Sidcup started out as a small village formed around the parish of nearby Chislehurst. It wasn't until the arrival of rail in 1865 that the town really started to expand. The Dartford Loop Line sparked a spate of suburban development, as houses and local amenities sprung up near the station. The population soared from 390 in 1851 to over 8,000 in 1911. In the next 25 years the town would get gas lighting, mains drainage and electricity, turning this sleepy hamlet into a burgeoning commuter hub and making Sidcup the town it is today.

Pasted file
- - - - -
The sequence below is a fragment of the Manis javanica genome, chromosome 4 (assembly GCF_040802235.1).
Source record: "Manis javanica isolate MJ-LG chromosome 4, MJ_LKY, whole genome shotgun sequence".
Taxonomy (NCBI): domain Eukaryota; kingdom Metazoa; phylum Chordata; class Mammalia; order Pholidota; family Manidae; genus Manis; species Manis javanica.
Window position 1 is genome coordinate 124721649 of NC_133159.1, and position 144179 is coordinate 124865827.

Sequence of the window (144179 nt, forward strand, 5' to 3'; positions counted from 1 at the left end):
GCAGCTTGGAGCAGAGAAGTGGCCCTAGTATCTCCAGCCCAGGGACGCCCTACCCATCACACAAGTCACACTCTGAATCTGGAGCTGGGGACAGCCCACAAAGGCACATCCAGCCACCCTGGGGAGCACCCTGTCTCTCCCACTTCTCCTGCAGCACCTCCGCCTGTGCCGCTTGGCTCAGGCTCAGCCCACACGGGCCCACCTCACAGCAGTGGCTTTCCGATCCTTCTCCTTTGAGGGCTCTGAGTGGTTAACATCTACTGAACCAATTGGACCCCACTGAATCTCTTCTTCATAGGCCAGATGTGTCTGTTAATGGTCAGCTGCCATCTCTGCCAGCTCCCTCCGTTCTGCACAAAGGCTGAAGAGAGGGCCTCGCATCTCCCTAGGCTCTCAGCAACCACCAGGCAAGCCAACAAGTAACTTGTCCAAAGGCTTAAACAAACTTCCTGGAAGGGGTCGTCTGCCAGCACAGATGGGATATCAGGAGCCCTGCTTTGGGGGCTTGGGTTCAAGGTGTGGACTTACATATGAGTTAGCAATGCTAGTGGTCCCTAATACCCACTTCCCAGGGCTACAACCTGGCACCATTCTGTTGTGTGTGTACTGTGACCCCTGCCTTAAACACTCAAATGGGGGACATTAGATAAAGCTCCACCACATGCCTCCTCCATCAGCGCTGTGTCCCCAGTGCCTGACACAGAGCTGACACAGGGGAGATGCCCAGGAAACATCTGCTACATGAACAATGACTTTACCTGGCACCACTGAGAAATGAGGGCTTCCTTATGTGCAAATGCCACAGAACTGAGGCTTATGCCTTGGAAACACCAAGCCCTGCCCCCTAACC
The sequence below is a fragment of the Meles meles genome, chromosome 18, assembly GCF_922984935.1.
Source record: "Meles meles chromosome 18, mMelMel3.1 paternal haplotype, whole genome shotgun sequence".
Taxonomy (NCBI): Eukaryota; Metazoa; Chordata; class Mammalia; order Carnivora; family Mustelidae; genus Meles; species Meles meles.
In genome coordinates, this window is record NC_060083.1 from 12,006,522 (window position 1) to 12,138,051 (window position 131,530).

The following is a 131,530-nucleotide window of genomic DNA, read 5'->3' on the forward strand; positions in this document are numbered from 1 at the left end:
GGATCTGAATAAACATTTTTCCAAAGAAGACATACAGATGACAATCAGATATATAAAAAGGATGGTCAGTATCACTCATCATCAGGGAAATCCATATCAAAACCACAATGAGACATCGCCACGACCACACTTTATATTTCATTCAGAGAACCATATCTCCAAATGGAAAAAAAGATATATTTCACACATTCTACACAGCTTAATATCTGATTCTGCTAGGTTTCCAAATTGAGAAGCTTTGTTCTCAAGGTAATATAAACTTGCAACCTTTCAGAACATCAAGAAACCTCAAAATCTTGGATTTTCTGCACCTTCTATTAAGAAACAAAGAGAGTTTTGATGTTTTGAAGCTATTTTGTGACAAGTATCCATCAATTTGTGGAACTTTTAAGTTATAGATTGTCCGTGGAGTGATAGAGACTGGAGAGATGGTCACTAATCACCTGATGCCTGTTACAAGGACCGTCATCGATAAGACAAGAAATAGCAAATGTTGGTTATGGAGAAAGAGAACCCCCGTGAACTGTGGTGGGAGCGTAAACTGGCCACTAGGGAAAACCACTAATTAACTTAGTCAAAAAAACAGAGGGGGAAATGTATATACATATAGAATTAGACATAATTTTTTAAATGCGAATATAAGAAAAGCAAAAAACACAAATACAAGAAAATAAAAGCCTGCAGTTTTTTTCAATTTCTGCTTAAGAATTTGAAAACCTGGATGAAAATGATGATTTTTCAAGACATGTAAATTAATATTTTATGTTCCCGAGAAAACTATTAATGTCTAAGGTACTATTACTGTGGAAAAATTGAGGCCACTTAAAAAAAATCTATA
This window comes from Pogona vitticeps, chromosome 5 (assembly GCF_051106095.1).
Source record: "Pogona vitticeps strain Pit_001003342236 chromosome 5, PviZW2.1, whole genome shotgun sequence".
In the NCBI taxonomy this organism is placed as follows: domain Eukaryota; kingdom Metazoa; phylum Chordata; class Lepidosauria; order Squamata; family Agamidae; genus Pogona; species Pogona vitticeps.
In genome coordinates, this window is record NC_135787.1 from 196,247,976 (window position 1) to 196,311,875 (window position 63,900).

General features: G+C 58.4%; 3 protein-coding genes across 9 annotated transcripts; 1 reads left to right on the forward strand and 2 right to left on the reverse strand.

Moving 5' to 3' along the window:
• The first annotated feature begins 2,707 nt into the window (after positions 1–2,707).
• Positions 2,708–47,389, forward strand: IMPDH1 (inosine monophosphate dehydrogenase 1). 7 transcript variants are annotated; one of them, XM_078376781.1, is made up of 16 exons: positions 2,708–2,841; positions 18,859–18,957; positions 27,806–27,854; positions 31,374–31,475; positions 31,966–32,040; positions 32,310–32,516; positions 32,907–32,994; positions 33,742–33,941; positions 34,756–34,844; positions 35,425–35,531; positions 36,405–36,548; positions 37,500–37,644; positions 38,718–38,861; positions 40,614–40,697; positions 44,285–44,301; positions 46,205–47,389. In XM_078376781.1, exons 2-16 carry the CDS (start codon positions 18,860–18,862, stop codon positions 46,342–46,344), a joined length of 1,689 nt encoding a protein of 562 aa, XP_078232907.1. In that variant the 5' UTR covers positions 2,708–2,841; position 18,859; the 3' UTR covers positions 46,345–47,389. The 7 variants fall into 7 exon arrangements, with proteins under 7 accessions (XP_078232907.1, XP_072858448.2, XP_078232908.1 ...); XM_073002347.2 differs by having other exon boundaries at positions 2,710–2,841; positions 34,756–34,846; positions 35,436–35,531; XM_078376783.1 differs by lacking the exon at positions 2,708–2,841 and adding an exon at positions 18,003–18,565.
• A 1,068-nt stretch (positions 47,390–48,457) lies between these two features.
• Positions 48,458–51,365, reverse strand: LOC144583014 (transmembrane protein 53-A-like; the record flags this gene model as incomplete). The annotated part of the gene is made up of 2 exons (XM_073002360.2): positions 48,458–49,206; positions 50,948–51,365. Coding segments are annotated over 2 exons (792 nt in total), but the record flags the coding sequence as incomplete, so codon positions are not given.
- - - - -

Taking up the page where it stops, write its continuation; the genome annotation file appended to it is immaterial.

The station building itself dates back to 1988. It has a charming redbrick entrance and booking hall with a glazed pitched roof, which hinges open on hot days. Once known as the Gateway to Kent, the town now packs its own punch with two performing arts colleges - the Rose Bruford College and the Bird College of Dance, Music & Theatre Performance - and a high street brimming with mainstream shops and independent boutiques, bars and restaurants.